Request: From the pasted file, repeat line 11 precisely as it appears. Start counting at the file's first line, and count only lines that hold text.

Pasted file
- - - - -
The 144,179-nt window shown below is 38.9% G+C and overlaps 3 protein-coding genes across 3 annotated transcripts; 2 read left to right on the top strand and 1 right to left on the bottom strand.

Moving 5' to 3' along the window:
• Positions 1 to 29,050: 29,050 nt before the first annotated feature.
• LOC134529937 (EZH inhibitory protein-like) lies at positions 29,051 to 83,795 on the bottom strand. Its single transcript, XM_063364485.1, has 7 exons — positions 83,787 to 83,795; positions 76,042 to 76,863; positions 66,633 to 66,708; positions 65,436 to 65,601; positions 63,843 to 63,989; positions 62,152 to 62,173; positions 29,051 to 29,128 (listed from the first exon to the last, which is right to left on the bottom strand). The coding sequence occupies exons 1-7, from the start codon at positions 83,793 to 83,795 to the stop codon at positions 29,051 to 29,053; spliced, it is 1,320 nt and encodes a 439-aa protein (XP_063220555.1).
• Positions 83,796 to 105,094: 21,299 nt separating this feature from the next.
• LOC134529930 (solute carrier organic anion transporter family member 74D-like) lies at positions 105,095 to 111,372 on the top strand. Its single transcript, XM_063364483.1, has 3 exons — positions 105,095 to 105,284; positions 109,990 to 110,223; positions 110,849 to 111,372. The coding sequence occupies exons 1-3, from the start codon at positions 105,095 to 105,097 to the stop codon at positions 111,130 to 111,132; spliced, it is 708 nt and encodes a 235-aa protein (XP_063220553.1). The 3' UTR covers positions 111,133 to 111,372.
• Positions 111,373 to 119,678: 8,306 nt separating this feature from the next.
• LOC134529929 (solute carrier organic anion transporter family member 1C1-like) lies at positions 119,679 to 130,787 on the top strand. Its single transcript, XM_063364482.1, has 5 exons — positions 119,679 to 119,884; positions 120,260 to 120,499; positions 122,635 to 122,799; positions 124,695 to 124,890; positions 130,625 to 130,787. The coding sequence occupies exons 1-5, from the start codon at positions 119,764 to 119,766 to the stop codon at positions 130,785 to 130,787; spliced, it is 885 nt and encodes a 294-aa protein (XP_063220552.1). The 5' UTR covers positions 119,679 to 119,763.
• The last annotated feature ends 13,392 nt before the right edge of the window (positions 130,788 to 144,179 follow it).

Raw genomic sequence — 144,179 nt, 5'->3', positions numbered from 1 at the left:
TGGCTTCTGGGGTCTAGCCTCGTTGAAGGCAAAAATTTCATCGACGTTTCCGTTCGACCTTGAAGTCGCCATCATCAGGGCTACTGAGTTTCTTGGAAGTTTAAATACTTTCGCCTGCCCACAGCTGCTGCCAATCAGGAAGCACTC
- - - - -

TGGCTTCTGGGGTCTAGCCTCGTTGAAGGCAAAAATTTCATCGACGTTTCCGTTCGACCTTGAAGTCGCCATCATCAGGGCTACTGAGTTTCTTGGAAGTTTAAATACTTTCGCCTGCCCACAGCTGCTGCCAATCAGGAAGCACTC